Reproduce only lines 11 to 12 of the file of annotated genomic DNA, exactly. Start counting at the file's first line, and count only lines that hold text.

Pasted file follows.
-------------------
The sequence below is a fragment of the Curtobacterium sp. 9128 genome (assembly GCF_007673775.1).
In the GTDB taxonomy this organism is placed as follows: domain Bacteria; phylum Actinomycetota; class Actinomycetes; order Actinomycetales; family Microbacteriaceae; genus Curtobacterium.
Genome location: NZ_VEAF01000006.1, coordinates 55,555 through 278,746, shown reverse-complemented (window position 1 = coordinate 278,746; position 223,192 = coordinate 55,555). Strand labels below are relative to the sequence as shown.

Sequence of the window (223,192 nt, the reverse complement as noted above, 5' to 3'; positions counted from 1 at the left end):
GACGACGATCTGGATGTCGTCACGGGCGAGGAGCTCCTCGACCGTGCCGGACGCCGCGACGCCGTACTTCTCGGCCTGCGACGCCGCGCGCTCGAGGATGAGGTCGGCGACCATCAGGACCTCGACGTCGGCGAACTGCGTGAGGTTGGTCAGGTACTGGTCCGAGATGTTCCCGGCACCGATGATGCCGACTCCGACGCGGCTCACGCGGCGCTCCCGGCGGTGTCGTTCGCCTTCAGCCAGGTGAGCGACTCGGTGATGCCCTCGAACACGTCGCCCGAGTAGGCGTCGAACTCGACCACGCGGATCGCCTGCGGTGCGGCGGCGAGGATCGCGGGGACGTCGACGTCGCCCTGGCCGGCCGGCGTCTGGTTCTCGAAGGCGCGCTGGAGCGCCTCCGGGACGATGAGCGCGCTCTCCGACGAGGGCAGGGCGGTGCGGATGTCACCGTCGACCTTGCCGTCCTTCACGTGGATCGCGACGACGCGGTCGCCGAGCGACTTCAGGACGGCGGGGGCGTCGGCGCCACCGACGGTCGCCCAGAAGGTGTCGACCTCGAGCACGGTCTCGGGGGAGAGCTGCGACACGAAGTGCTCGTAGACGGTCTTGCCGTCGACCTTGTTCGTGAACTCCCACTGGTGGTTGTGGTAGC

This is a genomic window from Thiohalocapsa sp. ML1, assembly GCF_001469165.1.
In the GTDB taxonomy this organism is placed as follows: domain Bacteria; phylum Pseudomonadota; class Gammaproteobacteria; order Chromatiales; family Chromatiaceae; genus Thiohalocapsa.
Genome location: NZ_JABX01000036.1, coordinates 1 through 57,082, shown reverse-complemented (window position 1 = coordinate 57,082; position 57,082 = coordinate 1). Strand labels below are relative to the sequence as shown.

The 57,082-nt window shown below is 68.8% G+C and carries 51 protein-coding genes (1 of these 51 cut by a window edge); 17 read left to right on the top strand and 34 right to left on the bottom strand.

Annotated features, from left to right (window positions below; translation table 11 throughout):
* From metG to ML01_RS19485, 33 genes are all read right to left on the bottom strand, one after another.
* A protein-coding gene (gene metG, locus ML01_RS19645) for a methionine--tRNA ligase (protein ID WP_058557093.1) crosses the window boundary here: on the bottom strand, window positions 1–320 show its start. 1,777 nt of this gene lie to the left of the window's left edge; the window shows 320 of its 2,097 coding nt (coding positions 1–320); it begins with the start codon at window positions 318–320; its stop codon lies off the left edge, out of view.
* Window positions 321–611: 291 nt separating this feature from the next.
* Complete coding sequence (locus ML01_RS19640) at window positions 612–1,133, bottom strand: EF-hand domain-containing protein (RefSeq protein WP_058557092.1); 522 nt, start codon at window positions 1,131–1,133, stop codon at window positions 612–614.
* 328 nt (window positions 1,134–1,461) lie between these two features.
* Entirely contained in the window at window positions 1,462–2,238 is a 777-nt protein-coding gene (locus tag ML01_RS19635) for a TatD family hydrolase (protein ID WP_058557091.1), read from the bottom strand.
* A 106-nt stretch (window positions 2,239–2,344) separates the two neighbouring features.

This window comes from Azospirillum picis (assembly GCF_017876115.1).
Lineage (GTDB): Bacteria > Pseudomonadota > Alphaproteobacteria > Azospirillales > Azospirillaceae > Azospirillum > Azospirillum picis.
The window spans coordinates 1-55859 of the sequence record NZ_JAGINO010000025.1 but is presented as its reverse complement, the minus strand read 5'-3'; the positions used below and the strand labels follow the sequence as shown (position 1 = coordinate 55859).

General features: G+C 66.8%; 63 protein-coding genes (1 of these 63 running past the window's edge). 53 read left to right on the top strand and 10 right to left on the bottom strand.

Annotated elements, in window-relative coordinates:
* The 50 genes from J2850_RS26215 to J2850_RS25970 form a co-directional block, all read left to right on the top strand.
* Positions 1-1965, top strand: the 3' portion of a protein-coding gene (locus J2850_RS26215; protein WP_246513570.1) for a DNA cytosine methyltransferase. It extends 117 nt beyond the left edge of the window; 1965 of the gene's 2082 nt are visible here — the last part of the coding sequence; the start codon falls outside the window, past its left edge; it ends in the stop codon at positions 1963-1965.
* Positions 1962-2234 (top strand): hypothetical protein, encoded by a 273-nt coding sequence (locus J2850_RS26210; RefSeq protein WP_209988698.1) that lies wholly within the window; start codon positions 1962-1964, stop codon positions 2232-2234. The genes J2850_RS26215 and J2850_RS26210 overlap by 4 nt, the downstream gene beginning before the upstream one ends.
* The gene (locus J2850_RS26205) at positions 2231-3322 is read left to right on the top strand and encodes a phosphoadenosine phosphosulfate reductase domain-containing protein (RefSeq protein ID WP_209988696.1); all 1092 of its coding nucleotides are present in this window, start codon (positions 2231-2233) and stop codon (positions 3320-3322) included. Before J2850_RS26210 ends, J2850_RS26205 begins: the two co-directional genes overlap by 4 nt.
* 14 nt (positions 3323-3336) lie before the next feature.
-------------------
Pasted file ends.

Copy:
* From metG to ML01_RS19485, 33 genes are all read right to left on the bottom strand, one after another.
* A protein-coding gene (gene metG, locus ML01_RS19645) for a methionine--tRNA ligase (protein ID WP_058557093.1) crosses the window boundary here: on the bottom strand, window positions 1–320 show its start. 1,777 nt of this gene lie to the left of the window's left edge; the window shows 320 of its 2,097 coding nt (coding positions 1–320); it begins with the start codon at window positions 318–320; its stop codon lies off the left edge, out of view.